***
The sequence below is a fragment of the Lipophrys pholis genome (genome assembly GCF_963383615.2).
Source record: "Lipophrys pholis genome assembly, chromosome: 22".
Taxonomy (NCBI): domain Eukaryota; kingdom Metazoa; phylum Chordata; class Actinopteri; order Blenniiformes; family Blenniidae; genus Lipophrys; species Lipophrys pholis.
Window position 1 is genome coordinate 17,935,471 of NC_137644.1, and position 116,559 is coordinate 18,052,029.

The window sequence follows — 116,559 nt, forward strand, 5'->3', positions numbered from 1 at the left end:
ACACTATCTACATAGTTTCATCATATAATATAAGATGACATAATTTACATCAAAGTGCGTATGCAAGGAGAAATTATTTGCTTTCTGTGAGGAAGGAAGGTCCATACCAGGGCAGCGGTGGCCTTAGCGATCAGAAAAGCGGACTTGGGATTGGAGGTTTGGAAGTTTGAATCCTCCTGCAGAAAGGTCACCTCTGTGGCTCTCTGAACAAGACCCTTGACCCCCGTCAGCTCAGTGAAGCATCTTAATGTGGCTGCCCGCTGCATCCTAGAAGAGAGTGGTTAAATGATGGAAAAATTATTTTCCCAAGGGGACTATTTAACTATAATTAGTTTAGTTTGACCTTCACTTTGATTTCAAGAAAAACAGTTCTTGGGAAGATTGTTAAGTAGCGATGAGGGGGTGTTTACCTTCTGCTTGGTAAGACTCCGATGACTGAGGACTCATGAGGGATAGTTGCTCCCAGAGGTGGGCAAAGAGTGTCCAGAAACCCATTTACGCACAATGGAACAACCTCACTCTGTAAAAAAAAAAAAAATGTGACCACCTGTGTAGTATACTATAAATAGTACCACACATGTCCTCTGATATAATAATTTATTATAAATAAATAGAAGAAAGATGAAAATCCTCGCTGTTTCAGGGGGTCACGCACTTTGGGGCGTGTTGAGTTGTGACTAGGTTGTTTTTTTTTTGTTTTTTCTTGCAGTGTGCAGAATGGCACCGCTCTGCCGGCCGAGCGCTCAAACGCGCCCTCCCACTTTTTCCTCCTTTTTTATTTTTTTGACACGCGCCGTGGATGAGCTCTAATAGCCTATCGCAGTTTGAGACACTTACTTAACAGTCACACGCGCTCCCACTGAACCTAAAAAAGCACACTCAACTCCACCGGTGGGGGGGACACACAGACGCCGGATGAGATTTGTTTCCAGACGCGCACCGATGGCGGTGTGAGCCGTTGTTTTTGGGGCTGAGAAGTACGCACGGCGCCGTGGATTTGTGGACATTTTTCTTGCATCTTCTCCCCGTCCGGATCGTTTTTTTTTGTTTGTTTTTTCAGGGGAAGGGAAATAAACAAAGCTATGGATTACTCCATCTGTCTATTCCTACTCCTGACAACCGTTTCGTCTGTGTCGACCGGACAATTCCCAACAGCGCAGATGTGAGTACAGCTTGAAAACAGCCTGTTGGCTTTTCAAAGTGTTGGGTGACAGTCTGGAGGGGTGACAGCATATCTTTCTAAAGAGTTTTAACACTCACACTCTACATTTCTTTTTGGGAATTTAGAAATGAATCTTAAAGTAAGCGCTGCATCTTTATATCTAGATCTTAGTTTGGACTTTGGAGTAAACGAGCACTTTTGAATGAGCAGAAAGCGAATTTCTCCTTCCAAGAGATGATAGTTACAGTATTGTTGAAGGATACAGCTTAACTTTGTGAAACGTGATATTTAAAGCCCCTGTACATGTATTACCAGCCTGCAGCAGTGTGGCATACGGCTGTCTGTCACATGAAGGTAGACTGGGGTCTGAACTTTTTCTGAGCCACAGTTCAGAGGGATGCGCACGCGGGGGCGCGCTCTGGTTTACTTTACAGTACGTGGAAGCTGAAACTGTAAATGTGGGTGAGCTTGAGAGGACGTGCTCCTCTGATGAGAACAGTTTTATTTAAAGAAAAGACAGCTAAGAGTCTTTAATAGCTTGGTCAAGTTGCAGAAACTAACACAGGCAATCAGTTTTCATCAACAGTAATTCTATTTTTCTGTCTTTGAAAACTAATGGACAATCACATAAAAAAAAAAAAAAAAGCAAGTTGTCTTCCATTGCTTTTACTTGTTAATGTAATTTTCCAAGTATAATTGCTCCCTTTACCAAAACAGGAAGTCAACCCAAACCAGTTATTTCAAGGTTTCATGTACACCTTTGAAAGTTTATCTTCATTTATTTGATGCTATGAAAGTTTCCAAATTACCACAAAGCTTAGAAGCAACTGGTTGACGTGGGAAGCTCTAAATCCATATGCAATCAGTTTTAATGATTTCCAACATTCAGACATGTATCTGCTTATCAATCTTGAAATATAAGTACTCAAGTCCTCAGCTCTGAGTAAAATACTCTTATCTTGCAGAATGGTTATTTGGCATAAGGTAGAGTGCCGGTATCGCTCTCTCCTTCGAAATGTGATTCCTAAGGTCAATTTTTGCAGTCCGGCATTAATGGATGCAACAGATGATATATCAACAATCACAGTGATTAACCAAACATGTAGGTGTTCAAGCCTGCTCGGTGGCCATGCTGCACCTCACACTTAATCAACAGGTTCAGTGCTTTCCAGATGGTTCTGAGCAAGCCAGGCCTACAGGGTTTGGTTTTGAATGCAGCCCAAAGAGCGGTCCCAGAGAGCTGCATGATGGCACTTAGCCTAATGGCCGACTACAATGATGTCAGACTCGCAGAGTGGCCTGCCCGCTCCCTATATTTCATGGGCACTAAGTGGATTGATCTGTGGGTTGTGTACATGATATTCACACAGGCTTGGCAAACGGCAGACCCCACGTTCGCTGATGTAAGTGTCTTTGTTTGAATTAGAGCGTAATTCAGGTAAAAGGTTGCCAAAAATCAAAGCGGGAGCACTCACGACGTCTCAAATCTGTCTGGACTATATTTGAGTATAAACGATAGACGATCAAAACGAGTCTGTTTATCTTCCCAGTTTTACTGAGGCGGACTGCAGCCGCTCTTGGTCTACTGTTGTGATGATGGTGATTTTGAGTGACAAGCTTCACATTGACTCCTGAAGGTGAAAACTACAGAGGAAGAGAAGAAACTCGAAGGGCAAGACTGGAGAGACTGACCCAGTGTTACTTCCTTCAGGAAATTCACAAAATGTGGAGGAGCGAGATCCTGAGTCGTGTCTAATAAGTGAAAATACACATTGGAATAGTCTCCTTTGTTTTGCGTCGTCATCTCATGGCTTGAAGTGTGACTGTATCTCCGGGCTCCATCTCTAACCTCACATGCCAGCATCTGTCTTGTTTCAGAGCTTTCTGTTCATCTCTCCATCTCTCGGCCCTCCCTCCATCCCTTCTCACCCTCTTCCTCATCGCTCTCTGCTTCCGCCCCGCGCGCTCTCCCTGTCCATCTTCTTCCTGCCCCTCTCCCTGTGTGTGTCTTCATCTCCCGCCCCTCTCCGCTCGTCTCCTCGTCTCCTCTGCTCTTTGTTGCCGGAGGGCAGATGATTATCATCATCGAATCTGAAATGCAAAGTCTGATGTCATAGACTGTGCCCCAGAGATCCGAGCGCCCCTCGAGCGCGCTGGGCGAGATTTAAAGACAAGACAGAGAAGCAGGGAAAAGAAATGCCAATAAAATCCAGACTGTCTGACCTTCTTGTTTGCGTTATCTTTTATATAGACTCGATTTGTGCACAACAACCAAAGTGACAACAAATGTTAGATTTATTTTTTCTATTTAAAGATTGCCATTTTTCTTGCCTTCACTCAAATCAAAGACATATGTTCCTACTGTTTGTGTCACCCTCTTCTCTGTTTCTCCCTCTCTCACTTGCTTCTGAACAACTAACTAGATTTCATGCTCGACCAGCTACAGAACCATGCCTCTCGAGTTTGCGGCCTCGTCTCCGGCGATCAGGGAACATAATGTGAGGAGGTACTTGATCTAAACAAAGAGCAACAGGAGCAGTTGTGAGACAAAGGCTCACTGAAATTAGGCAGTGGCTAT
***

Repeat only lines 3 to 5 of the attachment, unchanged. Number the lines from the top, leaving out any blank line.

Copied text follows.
Taxonomy (NCBI): domain Eukaryota; kingdom Metazoa; phylum Chordata; class Actinopteri; order Blenniiformes; family Blenniidae; genus Lipophrys; species Lipophrys pholis.
Window position 1 is genome coordinate 17,935,471 of NC_137644.1, and position 116,559 is coordinate 18,052,029.

The window sequence follows — 116,559 nt, forward strand, 5'->3', positions numbered from 1 at the left end: